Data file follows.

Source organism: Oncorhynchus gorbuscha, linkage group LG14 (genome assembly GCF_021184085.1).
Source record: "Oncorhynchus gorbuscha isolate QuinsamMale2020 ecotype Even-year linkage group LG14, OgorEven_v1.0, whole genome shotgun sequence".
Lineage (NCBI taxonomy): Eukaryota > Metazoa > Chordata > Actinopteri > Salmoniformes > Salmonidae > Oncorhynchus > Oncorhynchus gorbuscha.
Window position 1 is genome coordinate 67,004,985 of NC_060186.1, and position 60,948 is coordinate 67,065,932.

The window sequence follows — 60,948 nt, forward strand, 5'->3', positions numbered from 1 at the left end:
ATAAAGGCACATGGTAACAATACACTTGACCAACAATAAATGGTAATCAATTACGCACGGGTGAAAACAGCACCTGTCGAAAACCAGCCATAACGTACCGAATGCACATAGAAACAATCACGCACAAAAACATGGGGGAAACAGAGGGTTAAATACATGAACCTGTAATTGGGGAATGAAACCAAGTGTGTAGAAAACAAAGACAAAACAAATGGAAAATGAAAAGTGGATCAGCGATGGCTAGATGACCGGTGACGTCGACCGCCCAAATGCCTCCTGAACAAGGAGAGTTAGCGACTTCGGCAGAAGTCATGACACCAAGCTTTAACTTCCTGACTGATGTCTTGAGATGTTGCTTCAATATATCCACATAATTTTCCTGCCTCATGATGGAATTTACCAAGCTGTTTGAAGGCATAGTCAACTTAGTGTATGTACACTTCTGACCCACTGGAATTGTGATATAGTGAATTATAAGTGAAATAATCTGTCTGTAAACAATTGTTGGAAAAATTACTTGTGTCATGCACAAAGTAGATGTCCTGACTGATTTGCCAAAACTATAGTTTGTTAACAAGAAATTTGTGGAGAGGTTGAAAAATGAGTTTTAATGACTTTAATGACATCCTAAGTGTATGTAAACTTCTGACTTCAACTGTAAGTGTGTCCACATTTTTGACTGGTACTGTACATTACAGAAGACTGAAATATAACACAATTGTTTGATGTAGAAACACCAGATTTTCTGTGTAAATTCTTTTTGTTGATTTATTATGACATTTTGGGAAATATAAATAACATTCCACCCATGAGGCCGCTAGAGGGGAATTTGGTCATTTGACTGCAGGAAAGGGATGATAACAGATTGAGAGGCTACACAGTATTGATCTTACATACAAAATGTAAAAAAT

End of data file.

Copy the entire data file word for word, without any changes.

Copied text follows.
Source organism: Oncorhynchus gorbuscha, linkage group LG14 (genome assembly GCF_021184085.1).
Source record: "Oncorhynchus gorbuscha isolate QuinsamMale2020 ecotype Even-year linkage group LG14, OgorEven_v1.0, whole genome shotgun sequence".
Lineage (NCBI taxonomy): Eukaryota > Metazoa > Chordata > Actinopteri > Salmoniformes > Salmonidae > Oncorhynchus > Oncorhynchus gorbuscha.
Window position 1 is genome coordinate 67,004,985 of NC_060186.1, and position 60,948 is coordinate 67,065,932.

The window sequence follows — 60,948 nt, forward strand, 5'->3', positions numbered from 1 at the left end:
ATAAAGGCACATGGTAACAATACACTTGACCAACAATAAATGGTAATCAATTACGCACGGGTGAAAACAGCACCTGTCGAAAACCAGCCATAACGTACCGAATGCACATAGAAACAATCACGCACAAAAACATGGGGGAAACAGAGGGTTAAATACATGAACCTGTAATTGGGGAATGAAACCAAGTGTGTAGAAAACAAAGACAAAACAAATGGAAAATGAAAAGTGGATCAGCGATGGCTAGATGACCGGTGACGTCGACCGCCCAAATGCCTCCTGAACAAGGAGAGTTAGCGACTTCGGCAGAAGTCATGACACCAAGCTTTAACTTCCTGACTGATGTCTTGAGATGTTGCTTCAATATATCCACATAATTTTCCTGCCTCATGATGGAATTTACCAAGCTGTTTGAAGGCATAGTCAACTTAGTGTATGTACACTTCTGACCCACTGGAATTGTGATATAGTGAATTATAAGTGAAATAATCTGTCTGTAAACAATTGTTGGAAAAATTACTTGTGTCATGCACAAAGTAGATGTCCTGACTGATTTGCCAAAACTATAGTTTGTTAACAAGAAATTTGTGGAGAGGTTGAAAAATGAGTTTTAATGACTTTAATGACATCCTAAGTGTATGTAAACTTCTGACTTCAACTGTAAGTGTGTCCACATTTTTGACTGGTACTGTACATTACAGAAGACTGAAATATAACACAATTGTTTGATGTAGAAACACCAGATTTTCTGTGTAAATTCTTTTTGTTGATTTATTATGACATTTTGGGAAATATAAATAACATTCCACCCATGAGGCCGCTAGAGGGGAATTTGGTCATTTGACTGCAGGAAAGGGATGATAACAGATTGAGAGGCTACACAGTATTGATCTTACATACAAAATGTAAAAAAT